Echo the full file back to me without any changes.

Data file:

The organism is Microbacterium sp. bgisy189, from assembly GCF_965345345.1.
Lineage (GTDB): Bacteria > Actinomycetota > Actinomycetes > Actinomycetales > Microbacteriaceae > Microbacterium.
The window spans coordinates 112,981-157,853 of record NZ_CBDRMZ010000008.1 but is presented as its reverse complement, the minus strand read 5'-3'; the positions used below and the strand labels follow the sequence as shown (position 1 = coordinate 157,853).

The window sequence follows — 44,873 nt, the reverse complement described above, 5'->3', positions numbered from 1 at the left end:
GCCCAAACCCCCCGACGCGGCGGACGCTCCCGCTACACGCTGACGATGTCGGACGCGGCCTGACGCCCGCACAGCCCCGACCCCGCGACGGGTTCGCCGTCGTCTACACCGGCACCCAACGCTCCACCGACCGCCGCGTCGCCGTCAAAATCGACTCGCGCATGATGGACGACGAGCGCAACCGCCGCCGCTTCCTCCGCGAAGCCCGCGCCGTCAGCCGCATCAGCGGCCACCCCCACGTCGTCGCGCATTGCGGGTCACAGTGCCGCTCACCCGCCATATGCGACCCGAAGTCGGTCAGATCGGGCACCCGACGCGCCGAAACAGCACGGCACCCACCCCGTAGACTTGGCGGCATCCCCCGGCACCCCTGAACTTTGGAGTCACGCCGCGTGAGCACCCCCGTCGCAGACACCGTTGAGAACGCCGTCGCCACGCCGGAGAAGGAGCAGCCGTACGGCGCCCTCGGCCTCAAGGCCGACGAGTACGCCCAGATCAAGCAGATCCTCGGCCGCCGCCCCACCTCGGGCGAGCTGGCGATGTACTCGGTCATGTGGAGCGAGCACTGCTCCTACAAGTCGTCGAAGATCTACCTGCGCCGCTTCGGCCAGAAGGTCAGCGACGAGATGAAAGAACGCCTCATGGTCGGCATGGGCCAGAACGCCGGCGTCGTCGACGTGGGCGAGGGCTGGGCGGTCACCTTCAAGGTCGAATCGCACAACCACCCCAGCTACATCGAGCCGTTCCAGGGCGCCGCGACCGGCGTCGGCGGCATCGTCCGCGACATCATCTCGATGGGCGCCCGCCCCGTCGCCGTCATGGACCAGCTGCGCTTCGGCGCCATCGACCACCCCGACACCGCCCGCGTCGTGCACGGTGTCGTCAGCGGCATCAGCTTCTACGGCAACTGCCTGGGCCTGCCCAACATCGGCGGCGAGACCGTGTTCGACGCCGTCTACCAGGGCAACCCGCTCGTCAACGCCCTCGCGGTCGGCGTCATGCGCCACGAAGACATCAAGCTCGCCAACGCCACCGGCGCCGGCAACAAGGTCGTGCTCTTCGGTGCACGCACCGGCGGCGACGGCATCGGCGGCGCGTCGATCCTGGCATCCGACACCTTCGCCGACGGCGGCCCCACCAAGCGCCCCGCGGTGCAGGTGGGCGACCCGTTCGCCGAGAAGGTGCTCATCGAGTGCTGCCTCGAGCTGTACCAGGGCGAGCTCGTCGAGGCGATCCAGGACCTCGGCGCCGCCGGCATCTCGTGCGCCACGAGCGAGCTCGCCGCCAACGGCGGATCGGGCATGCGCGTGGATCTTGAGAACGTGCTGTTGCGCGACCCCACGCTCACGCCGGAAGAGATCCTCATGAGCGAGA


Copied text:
The organism is Microbacterium sp. bgisy189, from assembly GCF_965345345.1.
Lineage (GTDB): Bacteria > Actinomycetota > Actinomycetes > Actinomycetales > Microbacteriaceae > Microbacterium.
The window spans coordinates 112,981-157,853 of record NZ_CBDRMZ010000008.1 but is presented as its reverse complement, the minus strand read 5'-3'; the positions used below and the strand labels follow the sequence as shown (position 1 = coordinate 157,853).

The window sequence follows — 44,873 nt, the reverse complement described above, 5'->3', positions numbered from 1 at the left end:
GCCCAAACCCCCCGACGCGGCGGACGCTCCCGCTACACGCTGACGATGTCGGACGCGGCCTGACGCCCGCACAGCCCCGACCCCGCGACGGGTTCGCCGTCGTCTACACCGGCACCCAACGCTCCACCGACCGCCGCGTCGCCGTCAAAATCGACTCGCGCATGATGGACGACGAGCGCAACCGCCGCCGCTTCCTCCGCGAAGCCCGCGCCGTCAGCCGCATCAGCGGCCACCCCCACGTCGTCGCGCATTGCGGGTCACAGTGCCGCTCACCCGCCATATGCGACCCGAAGTCGGTCAGATCGGGCACCCGACGCGCCGAAACAGCACGGCACCCACCCCGTAGACTTGGCGGCATCCCCCGGCACCCCTGAACTTTGGAGTCACGCCGCGTGAGCACCCCCGTCGCAGACACCGTTGAGAACGCCGTCGCCACGCCGGAGAAGGAGCAGCCGTACGGCGCCCTCGGCCTCAAGGCCGACGAGTACGCCCAGATCAAGCAGATCCTCGGCCGCCGCCCCACCTCGGGCGAGCTGGCGATGTACTCGGTCATGTGGAGCGAGCACTGCTCCTACAAGTCGTCGAAGATCTACCTGCGCCGCTTCGGCCAGAAGGTCAGCGACGAGATGAAAGAACGCCTCATGGTCGGCATGGGCCAGAACGCCGGCGTCGTCGACGTGGGCGAGGGCTGGGCGGTCACCTTCAAGGTCGAATCGCACAACCACCCCAGCTACATCGAGCCGTTCCAGGGCGCCGCGACCGGCGTCGGCGGCATCGTCCGCGACATCATCTCGATGGGCGCCCGCCCCGTCGCCGTCATGGACCAGCTGCGCTTCGGCGCCATCGACCACCCCGACACCGCCCGCGTCGTGCACGGTGTCGTCAGCGGCATCAGCTTCTACGGCAACTGCCTGGGCCTGCCCAACATCGGCGGCGAGACCGTGTTCGACGCCGTCTACCAGGGCAACCCGCTCGTCAACGCCCTCGCGGTCGGCGTCATGCGCCACGAAGACATCAAGCTCGCCAACGCCACCGGCGCCGGCAACAAGGTCGTGCTCTTCGGTGCACGCACCGGCGGCGACGGCATCGGCGGCGCGTCGATCCTGGCATCCGACACCTTCGCCGACGGCGGCCCCACCAAGCGCCCCGCGGTGCAGGTGGGCGACCCGTTCGCCGAGAAGGTGCTCATCGAGTGCTGCCTCGAGCTGTACCAGGGCGAGCTCGTCGAGGCGATCCAGGACCTCGGCGCCGCCGGCATCTCGTGCGCCACGAGCGAGCTCGCCGCCAACGGCGGATCGGGCATGCGCGTGGATCTTGAGAACGTGCTGTTGCGCGACCCCACGCTCACGCCGGAAGAGATCCTCATGAGCGAGA